Let's face it, it's hard to imagine Interpublic becoming much of a role model in any facet of the advertising business these days. The group has seemingly lurched from one crisis to the next.
Recent blots on the landscape include huge account losses, including General Motors and Bank of America, at its network agencies; an accounting scandal at McCann Erickson that resulted in an investigation (still ongoing) by the Securities and Exchange Commission; and the accumulation of a slightly tiresome debt mountain.
Interpublic's most recent financial results were deeply uninspiring, its share price continues to sag, and there are those who predict a takeover bid can't be all that long in materialising.
So your first instinct when you hear of an IPG restructure involving its media agency brands is that this might just be some form of desperate expediency masquerading as a strategy.
IPG has announced that, henceforth, its media agencies will be far more closely allied to its creative agencies - Initiative with Draft FCB and Universal McCann with McCann Erickson.
This stops short of a back to the future bid to reinvent the full-service advertising agency - media agencies will retain profit and loss responsibilities and a degree of management autonomy - but only just.
And the timing is odd given that IPG only recently allowed Universal McCann to develop more independence (not least in terms of profit and loss) from its erstwhile parent brand, McCann Erickson. It was widely regarded that IPG needed to do this in order to catch up with rival holding companies such as WPP, Publicis and Omnicom.
But is IPG on to something here? Grant Duncan, the chief executive of Publicis, suspects IPG may be more motivated by short-term considerations in this instance - but he does think it's worth revisiting the whole question about how best to encourage the media and creative sides to work more effectively together.
He adds: "Our ability to push this (notion of closer collaboration) comes down to whether we can take more pressure off the issue of which agency is in charge of the account, because clients certainly understand the importance of integration and they are prepared to bring media and creative agencies together to create specific teams. I think that's the key to this - it needs the active involvement of clients."
But Jed Glanvill, the chief executive of MindShare, argues that the issue of closer collaboration should be kept entirely separate from questions of ownership and management. He explains: "I think we have proved how successful you can be when media people are able to take control of a media business and make the right decisions in the interests of that business and its clients.
"If you try to impose closer ties than that, it can be limiting for both the creative agency and the media agency involved. In fact, you could argue that in Universal McCann's case, the fact that it has had to report to McCann Erickson has meant it has not been able to invest in its media product quickly enough."
Much of that is echoed by Colin Gottlieb, the chief executive of Omnicom Media Group, EMEA. He says the advertising world may be moving towards a more integrated model - but absolutely not on the terms proposed by IPG. It seems to be attempting to turn back the clock, reabsorbing the media function and recreating the full service agency of 30 years ago.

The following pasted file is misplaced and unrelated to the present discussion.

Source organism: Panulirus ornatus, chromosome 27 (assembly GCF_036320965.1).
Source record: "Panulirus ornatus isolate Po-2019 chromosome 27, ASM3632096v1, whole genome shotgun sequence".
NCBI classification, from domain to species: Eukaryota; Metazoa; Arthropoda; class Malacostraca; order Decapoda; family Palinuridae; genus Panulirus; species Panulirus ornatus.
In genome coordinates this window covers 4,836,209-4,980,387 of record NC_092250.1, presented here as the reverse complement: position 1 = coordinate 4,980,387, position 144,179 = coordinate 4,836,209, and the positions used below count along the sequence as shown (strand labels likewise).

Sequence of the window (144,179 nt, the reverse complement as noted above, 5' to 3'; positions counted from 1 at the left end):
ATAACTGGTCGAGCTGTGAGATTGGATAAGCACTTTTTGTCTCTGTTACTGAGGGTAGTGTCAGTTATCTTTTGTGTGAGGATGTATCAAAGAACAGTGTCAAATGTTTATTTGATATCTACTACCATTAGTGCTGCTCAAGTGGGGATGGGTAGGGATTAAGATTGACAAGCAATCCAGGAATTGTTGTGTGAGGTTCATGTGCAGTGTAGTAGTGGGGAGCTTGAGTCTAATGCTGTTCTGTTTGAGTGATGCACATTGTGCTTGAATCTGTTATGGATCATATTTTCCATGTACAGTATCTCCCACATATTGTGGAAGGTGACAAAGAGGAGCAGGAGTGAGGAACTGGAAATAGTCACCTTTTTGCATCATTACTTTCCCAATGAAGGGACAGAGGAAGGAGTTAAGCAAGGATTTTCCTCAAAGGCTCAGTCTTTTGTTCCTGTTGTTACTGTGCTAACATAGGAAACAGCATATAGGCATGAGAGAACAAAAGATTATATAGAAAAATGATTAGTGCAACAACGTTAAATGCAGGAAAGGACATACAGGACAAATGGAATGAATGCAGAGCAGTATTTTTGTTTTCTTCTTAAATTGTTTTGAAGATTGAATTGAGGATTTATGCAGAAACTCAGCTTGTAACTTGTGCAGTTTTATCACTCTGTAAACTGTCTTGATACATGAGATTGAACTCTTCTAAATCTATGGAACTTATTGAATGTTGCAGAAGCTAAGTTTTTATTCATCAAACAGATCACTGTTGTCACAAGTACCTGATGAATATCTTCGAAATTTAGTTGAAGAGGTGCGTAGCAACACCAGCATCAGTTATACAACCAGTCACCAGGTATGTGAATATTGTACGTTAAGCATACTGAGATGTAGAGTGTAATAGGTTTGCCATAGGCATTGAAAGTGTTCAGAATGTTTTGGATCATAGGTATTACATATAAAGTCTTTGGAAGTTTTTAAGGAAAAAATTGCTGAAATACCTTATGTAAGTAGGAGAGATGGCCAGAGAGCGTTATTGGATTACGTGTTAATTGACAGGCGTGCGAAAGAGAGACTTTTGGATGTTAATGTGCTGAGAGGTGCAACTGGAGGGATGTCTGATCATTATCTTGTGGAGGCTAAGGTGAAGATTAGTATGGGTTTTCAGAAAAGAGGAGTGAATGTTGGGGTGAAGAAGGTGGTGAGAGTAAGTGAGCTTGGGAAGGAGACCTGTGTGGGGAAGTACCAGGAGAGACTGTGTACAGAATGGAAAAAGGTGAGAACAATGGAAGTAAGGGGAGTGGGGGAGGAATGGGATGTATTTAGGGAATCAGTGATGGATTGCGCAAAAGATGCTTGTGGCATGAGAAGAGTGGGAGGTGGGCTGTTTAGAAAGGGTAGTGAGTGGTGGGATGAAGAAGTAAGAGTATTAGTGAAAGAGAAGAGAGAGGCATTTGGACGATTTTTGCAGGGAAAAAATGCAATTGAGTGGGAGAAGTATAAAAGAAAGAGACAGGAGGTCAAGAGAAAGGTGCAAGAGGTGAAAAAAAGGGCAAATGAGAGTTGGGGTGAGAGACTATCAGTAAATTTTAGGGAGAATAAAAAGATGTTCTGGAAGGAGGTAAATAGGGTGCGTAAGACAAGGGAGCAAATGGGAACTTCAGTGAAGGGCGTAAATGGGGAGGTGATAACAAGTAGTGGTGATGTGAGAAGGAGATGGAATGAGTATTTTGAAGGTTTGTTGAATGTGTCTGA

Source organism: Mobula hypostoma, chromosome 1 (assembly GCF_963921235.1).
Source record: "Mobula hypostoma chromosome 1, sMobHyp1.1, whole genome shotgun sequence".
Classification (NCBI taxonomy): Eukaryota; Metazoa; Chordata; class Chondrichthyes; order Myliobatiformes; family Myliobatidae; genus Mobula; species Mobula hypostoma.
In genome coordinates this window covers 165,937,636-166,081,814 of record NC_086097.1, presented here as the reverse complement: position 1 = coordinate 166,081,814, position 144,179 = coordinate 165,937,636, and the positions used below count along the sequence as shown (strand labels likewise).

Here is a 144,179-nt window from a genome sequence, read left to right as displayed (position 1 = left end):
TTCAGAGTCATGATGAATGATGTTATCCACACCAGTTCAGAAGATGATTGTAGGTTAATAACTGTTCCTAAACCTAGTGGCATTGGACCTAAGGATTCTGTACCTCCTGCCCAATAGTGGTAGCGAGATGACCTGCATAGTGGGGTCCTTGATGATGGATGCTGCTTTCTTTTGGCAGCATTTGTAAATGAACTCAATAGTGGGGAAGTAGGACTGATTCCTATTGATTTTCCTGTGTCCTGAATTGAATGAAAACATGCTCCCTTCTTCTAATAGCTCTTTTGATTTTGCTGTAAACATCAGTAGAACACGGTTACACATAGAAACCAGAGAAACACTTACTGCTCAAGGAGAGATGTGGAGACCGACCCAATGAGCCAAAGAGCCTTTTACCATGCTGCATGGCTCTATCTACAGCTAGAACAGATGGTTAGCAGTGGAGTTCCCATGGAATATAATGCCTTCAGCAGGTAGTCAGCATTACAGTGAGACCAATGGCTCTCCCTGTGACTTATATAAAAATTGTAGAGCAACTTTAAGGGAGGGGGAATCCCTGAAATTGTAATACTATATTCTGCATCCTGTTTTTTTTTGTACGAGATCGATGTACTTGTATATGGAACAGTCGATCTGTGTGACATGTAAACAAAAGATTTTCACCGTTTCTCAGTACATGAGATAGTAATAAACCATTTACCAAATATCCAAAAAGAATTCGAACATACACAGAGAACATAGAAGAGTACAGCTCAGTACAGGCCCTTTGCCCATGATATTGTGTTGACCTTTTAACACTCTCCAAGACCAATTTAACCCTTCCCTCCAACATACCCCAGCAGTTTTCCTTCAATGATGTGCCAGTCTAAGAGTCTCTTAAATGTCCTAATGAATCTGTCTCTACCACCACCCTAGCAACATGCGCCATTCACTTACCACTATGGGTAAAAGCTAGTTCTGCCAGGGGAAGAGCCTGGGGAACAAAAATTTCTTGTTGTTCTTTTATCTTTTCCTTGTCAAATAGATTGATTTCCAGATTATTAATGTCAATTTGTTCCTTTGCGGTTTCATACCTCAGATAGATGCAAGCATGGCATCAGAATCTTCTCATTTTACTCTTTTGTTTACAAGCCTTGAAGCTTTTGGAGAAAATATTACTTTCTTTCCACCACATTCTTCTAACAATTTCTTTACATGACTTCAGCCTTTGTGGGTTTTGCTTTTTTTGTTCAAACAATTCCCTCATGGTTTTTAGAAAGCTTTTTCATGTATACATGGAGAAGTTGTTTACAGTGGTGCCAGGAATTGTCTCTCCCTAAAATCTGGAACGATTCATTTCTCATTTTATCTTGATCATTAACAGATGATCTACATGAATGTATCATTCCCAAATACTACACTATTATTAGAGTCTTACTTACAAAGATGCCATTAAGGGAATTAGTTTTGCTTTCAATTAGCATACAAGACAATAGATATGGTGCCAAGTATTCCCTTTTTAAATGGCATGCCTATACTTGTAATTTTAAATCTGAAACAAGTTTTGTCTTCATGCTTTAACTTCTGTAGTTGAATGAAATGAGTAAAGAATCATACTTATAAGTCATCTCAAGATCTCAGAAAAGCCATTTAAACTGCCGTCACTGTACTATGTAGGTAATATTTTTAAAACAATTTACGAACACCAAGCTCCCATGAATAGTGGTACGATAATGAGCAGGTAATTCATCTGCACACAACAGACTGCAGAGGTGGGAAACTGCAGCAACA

He says: "If they had come right out and said they were going to create a totally new type of agency, one not totally led by creative agency people, then we'd all be sitting up and taking notice. But they're not doing that at all. They say the media agencies will retain much of their independence, but we know that won't be the case. It's like saying you're a little bit pregnant. I have to say, I think this is a terrible own goal."
Paul Phillips, the managing director of the AAR, agrees that it is, to say the least, an interesting move - and he's curious to see how it will play to clients. He says: "I see no harm, for instance, if, when McCann Erickson is pitching for a piece of business, it were to say that its preferred media partner is Universal McCann. It will effectively be a full- service option.
"You then have to ask yourself if clients are buying full service these days - and perhaps it is true that this offer might have more efficacy where domestic (as opposed to multinational or regional) accounts are concerned."
MAYBE - Grant Duncan, chief executive, Publicis
"I do think there's an interesting conversation to be had about media and creative agencies working more closely together. Complete (management) separation has not always helped the effectiveness of ad campaigns."
NO - Jed Glanvill, chief executive, MindShare
"A successful media business is about allocating the right resources and creating the right structures. That does stop you collaborating with creative agencies in the right way. I can't understand the Interpublic logic."
MAYBE - Colin Gottlieb, chief executive, Omnicom Media Group, EMEA
"There is a compelling case for integration. In the digital world especially, it is increasingly different to tell creative and media agencies apart. What won't work, however, is trying to put media agencies back where they started from."
MAYBE - Paul Phillips, managing director, AAR
"Some argue that (integrated thinking) was best achieved when media and creative sat together in the same agency - and that it might be an idea if they got back together again. But the world was a simpler place then."
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